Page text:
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Condo Hotel Fundamentals — 5 Keys to Success!

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8 September 2006

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Five keys to success with Condo Hotels

Along with the other hotel lawyers in the Global Hospitality Group® at JMBM, at the time of this article, my team and I have been involved in structuring more than 85 condo hotel projects over the past few years. When developers come to us with a condo hotel project — whether it is a new development or a conversion — we look at five key factors to assess the viability of the project.

These factors are:

  1. economic fundamentals,
  2. the condo hotel program’s design,
  3. a condo hotel regime that will ensure adequate hotel room inventory,
  4. structure and documentation to assure appropriate and consistent quality, and
  5. not locking down the structure until you have a viable regime design.

And although I don’t include it in these fundamentals, you have to worry about SEC compliance for a deal marketed or sold to US buyers (See “Why does the SEC care about condo hotels?“). Today, I want to focus on the all-important economic fundamentals.

The condo hotel regime has proven itself beyond question. Although we believe that condo hotels will continue to evolve and improve (See,”Condo Hotels’ enduring legacy: Hotel-Enhanced Mixed-Use“), there are certain fundamentals that we think are critical. Today, with a “rising tide” carrying all ships, these fundamentals are ignored by many at their peril, but we highly recommend them for your consideration.

First and foremost, we want to know whether the condo hotel can operate profitably. A condo hotel may help liberate trapped capital, but it’s not a cure for a sick hotel that can’t generate an operating profit. Simply put, if it doesn’t work as a hotel, it’s not going to work as a condo hotel.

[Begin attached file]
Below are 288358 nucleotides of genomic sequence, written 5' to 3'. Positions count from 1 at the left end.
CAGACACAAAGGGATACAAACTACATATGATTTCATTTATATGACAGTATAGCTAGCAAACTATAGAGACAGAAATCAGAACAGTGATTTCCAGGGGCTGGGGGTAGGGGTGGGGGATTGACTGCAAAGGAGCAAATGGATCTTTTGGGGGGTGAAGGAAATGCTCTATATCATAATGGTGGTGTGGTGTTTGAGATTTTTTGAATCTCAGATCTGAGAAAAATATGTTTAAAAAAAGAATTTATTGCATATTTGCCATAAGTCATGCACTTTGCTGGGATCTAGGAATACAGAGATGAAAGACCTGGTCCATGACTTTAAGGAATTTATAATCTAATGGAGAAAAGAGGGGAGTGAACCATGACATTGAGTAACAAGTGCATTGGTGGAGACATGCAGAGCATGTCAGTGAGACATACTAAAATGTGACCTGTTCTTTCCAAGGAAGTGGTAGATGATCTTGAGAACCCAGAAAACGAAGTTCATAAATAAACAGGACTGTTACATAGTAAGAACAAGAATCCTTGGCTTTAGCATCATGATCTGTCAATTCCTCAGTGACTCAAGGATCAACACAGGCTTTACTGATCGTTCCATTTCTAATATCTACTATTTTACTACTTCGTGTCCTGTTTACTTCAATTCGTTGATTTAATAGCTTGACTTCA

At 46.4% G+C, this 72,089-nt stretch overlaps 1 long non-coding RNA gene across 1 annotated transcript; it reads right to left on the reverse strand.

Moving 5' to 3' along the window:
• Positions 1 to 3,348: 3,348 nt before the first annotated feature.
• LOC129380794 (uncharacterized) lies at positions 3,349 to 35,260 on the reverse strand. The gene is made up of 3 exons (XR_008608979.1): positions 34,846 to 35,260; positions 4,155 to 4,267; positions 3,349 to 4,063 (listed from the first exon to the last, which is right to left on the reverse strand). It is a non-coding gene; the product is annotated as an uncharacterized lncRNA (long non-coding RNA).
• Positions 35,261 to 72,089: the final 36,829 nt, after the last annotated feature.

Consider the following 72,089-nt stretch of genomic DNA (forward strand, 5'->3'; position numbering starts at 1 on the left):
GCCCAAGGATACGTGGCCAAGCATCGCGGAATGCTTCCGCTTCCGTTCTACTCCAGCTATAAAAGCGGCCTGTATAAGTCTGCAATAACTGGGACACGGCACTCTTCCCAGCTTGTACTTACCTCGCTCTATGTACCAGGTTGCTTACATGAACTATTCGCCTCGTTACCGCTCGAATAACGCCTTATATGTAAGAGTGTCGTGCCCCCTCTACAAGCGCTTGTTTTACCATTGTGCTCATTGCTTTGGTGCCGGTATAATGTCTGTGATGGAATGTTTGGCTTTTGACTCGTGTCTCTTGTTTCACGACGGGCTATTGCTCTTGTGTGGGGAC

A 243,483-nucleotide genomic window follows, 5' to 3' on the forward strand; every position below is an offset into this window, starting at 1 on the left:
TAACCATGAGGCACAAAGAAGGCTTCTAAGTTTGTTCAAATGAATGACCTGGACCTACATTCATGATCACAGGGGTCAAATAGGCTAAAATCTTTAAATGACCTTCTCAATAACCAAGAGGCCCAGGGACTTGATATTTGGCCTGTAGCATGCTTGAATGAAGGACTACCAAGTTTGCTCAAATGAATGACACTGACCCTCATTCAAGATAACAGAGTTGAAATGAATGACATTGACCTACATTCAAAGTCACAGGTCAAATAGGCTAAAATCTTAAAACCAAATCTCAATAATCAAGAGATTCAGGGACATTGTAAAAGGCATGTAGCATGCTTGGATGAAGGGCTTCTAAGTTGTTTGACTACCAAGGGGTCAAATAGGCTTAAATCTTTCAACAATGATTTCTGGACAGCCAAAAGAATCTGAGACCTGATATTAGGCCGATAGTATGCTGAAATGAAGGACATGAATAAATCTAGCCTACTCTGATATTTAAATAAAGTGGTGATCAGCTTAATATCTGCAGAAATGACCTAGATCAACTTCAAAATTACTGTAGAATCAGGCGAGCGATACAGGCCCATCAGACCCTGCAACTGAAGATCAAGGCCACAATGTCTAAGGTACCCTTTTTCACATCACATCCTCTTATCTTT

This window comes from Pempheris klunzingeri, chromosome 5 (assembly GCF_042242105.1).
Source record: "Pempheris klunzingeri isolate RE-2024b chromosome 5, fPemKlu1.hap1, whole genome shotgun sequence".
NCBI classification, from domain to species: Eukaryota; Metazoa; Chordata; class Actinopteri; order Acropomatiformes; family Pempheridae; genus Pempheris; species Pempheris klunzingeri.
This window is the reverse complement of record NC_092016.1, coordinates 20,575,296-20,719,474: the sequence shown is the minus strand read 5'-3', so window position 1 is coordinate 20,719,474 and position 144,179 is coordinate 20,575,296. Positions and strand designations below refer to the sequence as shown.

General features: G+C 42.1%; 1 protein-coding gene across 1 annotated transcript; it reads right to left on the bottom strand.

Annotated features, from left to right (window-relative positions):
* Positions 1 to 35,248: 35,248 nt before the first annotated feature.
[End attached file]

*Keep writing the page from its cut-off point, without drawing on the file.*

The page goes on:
We want to be comfortable with the economic fundamentals — demand and supply, the all-in-project cost (acquisition, construction or conversion), operating costs and achievable revenues. We want to be comfortable that the condo hotel is in a good location in a good market — that it has the right brand and operator, and that the physical facilities and amenities are competitive and suitable for the target market.

On the condo side, it must tap into an appropriate consumer demand and provide the right product at the right price point. Part of the economic equation is determining if the cash flow generated will cover operating expenses and provide some return on investment.

If developers come to us with a project that has not been subjected to a comprehensive market analysis and feasibility study, we will hook them up with one of the experienced consultants we work with regularly, to make sure the numbers work before they invest in the project.

Only dumb luck can replace due diligence and good planning — and that’s not something anyone should ever count on.

Other condo hotel resources

You can access the full library of Condo Hotel materials on Hotel Law Blog by going to the home page, selecting the tab at the top that says “HOTEL LAW TOPICS”, and then clicking on “Condo Hotels” in the drop down menu . . . or by clicking here.

Below is a partial listing of articles by JMBM’s Condo Hotel Lawyers:

This is Jim Butler, author of and hotel lawyer, signing off. We’ve done more than $87 billion of hotel transactions and have developed innovative solutions to unlock value from hotels. Who’s your hotel lawyer?

Our Perspective. We represent hotel owners, developers and investors. We have helped our clients find business and legal solutions for more than $125 billion of hotel transactions, involving more than 4,700 properties all over the world, including more than 100 condo hotels and hotel condos. For more information, please contact Jim Butler at or +1 (310) 201-3526.

Jim Butler is a founding partner of JMBM, and Chairman of its Global Hospitality Group® and Chinese Investment Group®. Jim is one of the top hospitality attorneys in the world. GOOGLE “hotel lawyer” and you will see why. Jim and his team are more than “just” great hotel lawyers. They are also hospitality consultants and business advisors. They are deal makers. They can help find the right operator or capital provider. They know who to call and how to reach them.

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